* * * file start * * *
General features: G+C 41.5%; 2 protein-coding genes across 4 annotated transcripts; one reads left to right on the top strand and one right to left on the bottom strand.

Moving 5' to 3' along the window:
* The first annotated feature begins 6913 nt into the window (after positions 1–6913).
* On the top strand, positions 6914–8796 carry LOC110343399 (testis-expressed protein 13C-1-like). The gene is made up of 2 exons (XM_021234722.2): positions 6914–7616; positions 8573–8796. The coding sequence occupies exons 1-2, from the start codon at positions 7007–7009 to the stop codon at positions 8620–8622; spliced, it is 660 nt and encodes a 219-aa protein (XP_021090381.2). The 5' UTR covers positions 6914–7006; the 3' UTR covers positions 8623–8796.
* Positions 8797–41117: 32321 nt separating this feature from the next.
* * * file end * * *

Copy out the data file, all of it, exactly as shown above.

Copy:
General features: G+C 41.5%; 2 protein-coding genes across 4 annotated transcripts; one reads left to right on the top strand and one right to left on the bottom strand.

Moving 5' to 3' along the window:
* The first annotated feature begins 6913 nt into the window (after positions 1–6913).
* On the top strand, positions 6914–8796 carry LOC110343399 (testis-expressed protein 13C-1-like). The gene is made up of 2 exons (XM_021234722.2): positions 6914–7616; positions 8573–8796. The coding sequence occupies exons 1-2, from the start codon at positions 7007–7009 to the stop codon at positions 8620–8622; spliced, it is 660 nt and encodes a 219-aa protein (XP_021090381.2). The 5' UTR covers positions 6914–7006; the 3' UTR covers positions 8623–8796.
* Positions 8797–41117: 32321 nt separating this feature from the next.